Vora N.M.,Centers for Disease Control and Prevention |
Li Y.,Centers for Disease Control and Prevention |
Geleishvili M.,Centers for Disease Control and Prevention |
Emerson G.L.,Centers for Disease Control and Prevention |
And 15 more authors.
New England Journal of Medicine | Year: 2015
During 2013, cutaneous lesions developed in two men in the country of Georgia after they were exposed to ill cows. The men had never received vaccination against smallpox. Tests of lesion material with the use of a quantitative real-time polymerase-chain-reaction assay for non-variola virus orthopoxviruses were positive, and DNA sequence analysis implicated a novel orthopoxvirus species. During the ensuing epidemiologic investigation, no additional human cases were identified. However, serologic evidence of exposure to an orthopoxvirus was detected in cows in the patients' herd and in captured rodents and shrews. A third case of human infection that occurred in 2010 was diagnosed retrospectively during testing of archived specimens that were originally submitted for tests to detect anthrax. Orthopoxvirus infection should be considered in persons in whom cutaneous lesions develop after contact with animals. Copyright © 2015 Massachusetts Medical Society.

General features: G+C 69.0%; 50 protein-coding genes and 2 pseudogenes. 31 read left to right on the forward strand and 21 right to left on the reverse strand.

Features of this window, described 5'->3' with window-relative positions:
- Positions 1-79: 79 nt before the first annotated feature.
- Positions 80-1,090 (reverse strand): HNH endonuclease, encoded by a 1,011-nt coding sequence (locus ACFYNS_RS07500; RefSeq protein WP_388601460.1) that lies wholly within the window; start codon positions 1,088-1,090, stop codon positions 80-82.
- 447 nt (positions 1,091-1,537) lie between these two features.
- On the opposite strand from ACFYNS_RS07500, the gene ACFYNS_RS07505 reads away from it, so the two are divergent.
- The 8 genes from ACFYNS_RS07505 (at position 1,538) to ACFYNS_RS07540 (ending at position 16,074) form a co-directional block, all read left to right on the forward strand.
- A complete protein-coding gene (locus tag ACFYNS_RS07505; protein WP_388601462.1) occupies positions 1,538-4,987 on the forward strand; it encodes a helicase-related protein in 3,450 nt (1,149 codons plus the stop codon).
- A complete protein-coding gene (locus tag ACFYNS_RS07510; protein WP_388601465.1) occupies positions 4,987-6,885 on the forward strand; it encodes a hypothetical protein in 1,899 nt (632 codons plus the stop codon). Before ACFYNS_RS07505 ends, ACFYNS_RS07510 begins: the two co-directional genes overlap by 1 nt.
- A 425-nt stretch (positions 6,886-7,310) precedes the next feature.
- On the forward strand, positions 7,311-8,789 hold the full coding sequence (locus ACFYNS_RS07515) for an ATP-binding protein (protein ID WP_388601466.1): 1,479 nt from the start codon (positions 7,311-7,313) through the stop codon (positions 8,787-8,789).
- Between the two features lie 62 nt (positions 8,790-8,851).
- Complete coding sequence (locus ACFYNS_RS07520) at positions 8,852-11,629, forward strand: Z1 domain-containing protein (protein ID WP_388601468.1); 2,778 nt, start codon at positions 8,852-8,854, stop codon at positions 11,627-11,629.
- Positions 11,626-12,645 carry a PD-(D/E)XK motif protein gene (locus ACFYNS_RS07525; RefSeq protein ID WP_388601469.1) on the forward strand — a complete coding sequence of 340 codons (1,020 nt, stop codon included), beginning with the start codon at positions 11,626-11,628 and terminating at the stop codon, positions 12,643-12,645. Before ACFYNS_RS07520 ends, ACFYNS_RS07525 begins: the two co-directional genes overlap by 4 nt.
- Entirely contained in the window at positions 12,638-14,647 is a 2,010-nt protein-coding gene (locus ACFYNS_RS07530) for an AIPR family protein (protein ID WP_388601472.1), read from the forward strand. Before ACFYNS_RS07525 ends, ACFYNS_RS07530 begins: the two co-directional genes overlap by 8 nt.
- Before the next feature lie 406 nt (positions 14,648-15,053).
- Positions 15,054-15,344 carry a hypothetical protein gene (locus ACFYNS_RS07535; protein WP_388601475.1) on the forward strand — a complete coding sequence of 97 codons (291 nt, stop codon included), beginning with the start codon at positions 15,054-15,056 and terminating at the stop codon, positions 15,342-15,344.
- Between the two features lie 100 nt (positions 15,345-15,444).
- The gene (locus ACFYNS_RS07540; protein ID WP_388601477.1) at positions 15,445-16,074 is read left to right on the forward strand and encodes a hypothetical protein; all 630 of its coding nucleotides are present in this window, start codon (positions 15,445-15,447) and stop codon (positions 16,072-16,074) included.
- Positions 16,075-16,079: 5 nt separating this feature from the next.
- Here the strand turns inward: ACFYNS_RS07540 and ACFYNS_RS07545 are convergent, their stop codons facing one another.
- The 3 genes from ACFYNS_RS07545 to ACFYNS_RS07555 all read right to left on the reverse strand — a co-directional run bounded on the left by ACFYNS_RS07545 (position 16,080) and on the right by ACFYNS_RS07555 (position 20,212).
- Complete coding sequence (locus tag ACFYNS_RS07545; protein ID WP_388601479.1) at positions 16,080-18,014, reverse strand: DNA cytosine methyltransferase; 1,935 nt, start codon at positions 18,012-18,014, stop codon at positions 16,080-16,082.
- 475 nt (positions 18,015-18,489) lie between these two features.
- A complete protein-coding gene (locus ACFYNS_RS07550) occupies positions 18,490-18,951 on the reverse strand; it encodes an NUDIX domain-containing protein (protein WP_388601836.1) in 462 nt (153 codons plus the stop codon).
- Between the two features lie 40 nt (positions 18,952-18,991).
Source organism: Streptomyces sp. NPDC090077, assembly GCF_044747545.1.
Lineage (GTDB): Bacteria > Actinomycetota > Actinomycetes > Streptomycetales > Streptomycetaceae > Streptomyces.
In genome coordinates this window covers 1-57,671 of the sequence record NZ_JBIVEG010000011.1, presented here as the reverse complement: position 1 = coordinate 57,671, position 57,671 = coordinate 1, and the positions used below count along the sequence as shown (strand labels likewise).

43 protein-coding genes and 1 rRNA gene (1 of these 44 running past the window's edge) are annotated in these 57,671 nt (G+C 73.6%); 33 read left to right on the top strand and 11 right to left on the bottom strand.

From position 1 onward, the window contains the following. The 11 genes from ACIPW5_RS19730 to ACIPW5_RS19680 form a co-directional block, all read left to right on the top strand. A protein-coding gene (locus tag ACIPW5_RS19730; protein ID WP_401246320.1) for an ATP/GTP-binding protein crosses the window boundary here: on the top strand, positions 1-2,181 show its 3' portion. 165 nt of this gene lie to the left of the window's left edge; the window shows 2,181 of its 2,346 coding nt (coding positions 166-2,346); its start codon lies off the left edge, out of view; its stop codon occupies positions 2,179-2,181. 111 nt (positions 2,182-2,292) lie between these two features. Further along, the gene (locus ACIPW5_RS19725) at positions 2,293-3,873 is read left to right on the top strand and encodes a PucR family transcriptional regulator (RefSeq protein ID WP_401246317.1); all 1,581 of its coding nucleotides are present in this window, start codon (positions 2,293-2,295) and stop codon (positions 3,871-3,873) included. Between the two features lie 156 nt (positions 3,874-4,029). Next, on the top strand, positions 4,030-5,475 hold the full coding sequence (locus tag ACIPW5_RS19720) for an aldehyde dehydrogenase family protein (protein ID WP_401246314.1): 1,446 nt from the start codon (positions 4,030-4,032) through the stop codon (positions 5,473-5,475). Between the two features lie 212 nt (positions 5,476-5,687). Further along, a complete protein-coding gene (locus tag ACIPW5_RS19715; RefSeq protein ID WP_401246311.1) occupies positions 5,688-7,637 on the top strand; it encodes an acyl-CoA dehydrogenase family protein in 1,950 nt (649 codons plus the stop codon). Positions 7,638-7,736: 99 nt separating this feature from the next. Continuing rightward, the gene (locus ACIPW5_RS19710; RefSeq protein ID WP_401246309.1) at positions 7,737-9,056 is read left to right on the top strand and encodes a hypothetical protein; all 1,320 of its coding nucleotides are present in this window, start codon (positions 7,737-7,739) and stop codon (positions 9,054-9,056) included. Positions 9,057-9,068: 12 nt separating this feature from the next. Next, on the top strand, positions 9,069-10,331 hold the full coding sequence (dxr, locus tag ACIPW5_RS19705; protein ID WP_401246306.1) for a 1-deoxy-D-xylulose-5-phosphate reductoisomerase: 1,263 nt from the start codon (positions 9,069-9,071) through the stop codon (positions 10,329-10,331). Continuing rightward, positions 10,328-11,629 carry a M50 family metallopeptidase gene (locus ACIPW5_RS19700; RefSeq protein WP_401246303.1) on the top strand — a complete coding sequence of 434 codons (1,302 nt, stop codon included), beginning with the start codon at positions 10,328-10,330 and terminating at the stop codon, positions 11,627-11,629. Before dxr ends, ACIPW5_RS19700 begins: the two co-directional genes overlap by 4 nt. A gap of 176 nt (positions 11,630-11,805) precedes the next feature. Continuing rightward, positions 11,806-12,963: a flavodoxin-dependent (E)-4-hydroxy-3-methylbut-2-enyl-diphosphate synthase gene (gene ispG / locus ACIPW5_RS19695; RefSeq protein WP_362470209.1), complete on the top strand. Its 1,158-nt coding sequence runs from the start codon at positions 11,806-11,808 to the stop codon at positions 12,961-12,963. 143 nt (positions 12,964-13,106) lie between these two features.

Mamisashvili E.,Laboratory of the Ministry of Agriculture |
Kracalik I.T.,University of Florida |
Onashvili T.,Laboratory of the Ministry of Agriculture |
Kerdzevadze L.,Laboratory of the Ministry of Agriculture |
And 13 more authors.
Preventive Veterinary Medicine | Year: 2013
Brucellosis is the one of most common livestock zoonoses in Georgia, resulting in significant economic losses. Livestock were sampled in three regions of Georgia (Kakheti, Kvemo Kartli, Imereti). Districts that historically reported high numbers of brucellosis related morbidity were selected for serological, bacteriological and molecular surveys. Surveying efforts yielded samples from 10,819 large and small ruminants. In total, 735 serological tests were positive on Rose Bengal and 33 bacterial isolates were recovered and identified as Brucella melitensis or Brucella abortus by microbiology and AMOS-PCR. A Bayesian framework was implemented to estimate the true prevalence of the disease given an imperfect diagnostic test. Regional posterior median true prevalence estimates ranged from 2.7% (95% CI: 1.4, 7.2) in Kvemo Kartli, 0.8% (95% CI: 0.0, 3.6) in Kakheti, to an estimate of 0.6% (95% CI: 0.0, 2.9) in Imereti. Accurate and efficient surveillance of brucellosis is not only of economic value, but also informs efforts to reduce the disease impact on the human population. © 2012 Elsevier B.V.
Lewis N.S.,University of Cambridge |
Javakhishvili Z.,Ilia State University |
Russell C.A.,University of Cambridge |
Russell C.A.,U.S. National Institutes of Health |
And 11 more authors.
PLoS ONE | Year: 2013